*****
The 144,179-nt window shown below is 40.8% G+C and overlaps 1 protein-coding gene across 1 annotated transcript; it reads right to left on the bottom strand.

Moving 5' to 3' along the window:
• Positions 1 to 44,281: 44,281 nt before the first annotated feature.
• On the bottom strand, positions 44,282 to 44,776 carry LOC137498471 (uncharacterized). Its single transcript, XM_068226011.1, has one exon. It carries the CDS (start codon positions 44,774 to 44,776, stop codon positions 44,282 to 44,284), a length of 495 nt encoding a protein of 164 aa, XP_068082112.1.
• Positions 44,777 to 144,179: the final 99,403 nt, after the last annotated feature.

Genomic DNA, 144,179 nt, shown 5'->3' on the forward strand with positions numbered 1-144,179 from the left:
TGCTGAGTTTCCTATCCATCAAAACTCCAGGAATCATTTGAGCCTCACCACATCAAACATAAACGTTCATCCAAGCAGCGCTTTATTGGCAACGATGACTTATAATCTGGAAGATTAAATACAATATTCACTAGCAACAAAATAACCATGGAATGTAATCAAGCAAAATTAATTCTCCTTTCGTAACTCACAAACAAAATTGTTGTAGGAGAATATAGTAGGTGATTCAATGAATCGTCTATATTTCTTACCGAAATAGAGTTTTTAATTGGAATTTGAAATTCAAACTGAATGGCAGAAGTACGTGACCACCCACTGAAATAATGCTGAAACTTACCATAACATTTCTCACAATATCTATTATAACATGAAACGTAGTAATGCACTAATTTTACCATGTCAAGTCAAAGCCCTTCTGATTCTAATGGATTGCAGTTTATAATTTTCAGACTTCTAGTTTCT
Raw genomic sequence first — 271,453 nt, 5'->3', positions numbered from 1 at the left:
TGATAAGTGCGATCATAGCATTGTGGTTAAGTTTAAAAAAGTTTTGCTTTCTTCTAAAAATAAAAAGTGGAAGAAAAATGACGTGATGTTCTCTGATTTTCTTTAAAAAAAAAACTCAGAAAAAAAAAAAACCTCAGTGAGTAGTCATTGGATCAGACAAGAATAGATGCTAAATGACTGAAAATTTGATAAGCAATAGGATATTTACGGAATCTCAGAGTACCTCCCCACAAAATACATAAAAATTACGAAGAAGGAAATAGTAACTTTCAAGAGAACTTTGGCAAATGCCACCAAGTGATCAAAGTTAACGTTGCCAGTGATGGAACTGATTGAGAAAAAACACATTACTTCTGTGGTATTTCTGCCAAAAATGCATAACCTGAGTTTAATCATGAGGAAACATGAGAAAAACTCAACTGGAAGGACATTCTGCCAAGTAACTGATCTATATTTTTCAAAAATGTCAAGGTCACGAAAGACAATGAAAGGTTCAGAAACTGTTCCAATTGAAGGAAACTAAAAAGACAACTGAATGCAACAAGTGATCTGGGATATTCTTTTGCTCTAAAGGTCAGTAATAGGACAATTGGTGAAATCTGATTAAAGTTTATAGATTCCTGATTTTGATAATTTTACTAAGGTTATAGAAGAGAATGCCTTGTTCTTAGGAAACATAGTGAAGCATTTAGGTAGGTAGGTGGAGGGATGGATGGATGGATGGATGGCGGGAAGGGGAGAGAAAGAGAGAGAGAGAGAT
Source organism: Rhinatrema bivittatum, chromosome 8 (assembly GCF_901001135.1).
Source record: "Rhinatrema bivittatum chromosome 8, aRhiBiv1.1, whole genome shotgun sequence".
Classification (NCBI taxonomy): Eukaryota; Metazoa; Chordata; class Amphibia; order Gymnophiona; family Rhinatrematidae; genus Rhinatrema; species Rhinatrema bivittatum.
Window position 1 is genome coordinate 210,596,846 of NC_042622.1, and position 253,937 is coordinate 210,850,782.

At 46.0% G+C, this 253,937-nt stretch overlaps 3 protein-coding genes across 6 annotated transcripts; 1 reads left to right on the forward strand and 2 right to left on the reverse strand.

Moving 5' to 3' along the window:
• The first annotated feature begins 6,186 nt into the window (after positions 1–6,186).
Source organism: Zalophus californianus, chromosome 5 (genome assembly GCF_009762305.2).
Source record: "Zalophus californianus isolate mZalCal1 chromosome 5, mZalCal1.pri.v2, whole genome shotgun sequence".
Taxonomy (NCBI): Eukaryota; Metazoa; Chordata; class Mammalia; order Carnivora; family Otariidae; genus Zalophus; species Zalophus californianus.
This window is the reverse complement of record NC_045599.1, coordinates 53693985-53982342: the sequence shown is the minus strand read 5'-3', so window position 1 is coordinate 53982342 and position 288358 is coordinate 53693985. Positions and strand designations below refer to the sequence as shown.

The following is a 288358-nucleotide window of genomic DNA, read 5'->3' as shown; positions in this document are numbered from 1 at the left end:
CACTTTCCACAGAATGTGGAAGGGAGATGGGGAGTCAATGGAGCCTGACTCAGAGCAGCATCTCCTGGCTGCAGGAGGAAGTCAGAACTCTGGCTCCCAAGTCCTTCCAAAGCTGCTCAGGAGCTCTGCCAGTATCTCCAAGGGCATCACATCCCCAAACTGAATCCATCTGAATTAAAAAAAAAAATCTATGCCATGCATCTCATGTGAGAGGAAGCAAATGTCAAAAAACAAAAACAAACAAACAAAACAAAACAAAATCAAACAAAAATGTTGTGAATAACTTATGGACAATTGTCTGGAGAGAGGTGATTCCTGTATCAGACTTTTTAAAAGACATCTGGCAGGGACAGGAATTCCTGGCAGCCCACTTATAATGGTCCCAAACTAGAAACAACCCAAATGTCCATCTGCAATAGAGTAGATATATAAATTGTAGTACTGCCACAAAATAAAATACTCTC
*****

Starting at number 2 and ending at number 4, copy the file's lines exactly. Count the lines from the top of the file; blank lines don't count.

Moving 5' to 3' along the window:
• Positions 1 to 44,281: 44,281 nt before the first annotated feature.
• On the bottom strand, positions 44,282 to 44,776 carry LOC137498471 (uncharacterized). Its single transcript, XM_068226011.1, has one exon. It carries the CDS (start codon positions 44,774 to 44,776, stop codon positions 44,282 to 44,284), a length of 495 nt encoding a protein of 164 aa, XP_068082112.1.